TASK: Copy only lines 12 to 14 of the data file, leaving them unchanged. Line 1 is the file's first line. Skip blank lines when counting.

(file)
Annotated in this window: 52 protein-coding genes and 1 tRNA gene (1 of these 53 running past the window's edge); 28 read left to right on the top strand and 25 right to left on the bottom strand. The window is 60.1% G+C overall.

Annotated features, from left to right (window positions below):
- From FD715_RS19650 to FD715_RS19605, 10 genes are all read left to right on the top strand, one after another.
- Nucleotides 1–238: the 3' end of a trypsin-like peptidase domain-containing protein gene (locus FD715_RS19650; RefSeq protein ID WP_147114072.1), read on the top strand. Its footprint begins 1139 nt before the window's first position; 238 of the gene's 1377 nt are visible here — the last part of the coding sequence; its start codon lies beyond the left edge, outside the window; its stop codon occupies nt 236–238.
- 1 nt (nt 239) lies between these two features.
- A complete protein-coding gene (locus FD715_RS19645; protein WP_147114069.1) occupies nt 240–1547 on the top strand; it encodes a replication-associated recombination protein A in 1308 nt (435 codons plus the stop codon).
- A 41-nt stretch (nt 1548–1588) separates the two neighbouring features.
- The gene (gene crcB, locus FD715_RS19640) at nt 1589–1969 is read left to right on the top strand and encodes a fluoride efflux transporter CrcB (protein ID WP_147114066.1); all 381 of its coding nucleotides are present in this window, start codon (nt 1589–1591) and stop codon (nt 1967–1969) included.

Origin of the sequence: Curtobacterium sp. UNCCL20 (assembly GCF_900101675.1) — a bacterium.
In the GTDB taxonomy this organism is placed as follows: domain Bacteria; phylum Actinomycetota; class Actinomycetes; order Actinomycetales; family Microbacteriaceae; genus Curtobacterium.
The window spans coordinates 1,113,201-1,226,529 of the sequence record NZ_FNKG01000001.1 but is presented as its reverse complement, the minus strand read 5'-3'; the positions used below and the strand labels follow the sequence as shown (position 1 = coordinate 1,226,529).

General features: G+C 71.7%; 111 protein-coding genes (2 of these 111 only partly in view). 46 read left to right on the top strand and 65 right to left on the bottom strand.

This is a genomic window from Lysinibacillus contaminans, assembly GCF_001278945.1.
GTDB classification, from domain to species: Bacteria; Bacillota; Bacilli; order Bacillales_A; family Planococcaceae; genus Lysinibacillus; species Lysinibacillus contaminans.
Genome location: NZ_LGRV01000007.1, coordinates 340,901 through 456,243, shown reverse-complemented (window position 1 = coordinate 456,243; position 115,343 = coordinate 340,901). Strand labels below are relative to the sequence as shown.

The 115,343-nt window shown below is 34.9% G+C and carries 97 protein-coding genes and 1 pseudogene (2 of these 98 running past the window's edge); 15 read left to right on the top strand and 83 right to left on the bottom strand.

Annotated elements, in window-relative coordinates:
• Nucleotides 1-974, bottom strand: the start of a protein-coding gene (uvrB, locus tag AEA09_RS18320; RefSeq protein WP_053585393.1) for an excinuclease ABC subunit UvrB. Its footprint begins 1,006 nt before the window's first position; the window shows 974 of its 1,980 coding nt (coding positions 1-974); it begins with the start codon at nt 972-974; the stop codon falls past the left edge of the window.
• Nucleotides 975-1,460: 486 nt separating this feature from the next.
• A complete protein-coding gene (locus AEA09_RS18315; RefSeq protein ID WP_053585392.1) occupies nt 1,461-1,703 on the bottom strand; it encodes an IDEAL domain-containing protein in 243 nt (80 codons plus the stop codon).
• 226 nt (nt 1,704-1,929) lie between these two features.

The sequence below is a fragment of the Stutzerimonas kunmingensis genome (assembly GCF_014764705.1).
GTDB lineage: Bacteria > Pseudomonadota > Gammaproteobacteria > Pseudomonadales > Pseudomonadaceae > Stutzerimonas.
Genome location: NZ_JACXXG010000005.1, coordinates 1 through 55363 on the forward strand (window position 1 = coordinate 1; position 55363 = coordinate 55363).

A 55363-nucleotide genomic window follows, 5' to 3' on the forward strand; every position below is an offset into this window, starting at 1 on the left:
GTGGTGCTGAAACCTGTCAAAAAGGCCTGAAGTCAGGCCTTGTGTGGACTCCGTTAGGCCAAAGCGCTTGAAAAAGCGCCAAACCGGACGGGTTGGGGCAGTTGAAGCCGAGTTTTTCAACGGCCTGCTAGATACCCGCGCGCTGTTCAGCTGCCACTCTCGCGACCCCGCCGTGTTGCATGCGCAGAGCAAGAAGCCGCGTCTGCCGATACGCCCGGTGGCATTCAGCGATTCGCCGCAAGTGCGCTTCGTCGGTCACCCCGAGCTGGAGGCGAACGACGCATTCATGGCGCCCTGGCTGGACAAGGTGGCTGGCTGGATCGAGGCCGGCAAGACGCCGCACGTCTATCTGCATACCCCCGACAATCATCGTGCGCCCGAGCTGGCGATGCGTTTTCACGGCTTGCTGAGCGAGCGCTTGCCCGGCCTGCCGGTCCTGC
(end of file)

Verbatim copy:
General features: G+C 71.7%; 111 protein-coding genes (2 of these 111 only partly in view). 46 read left to right on the top strand and 65 right to left on the bottom strand.

This is a genomic window from Lysinibacillus contaminans, assembly GCF_001278945.1.
GTDB classification, from domain to species: Bacteria; Bacillota; Bacilli; order Bacillales_A; family Planococcaceae; genus Lysinibacillus; species Lysinibacillus contaminans.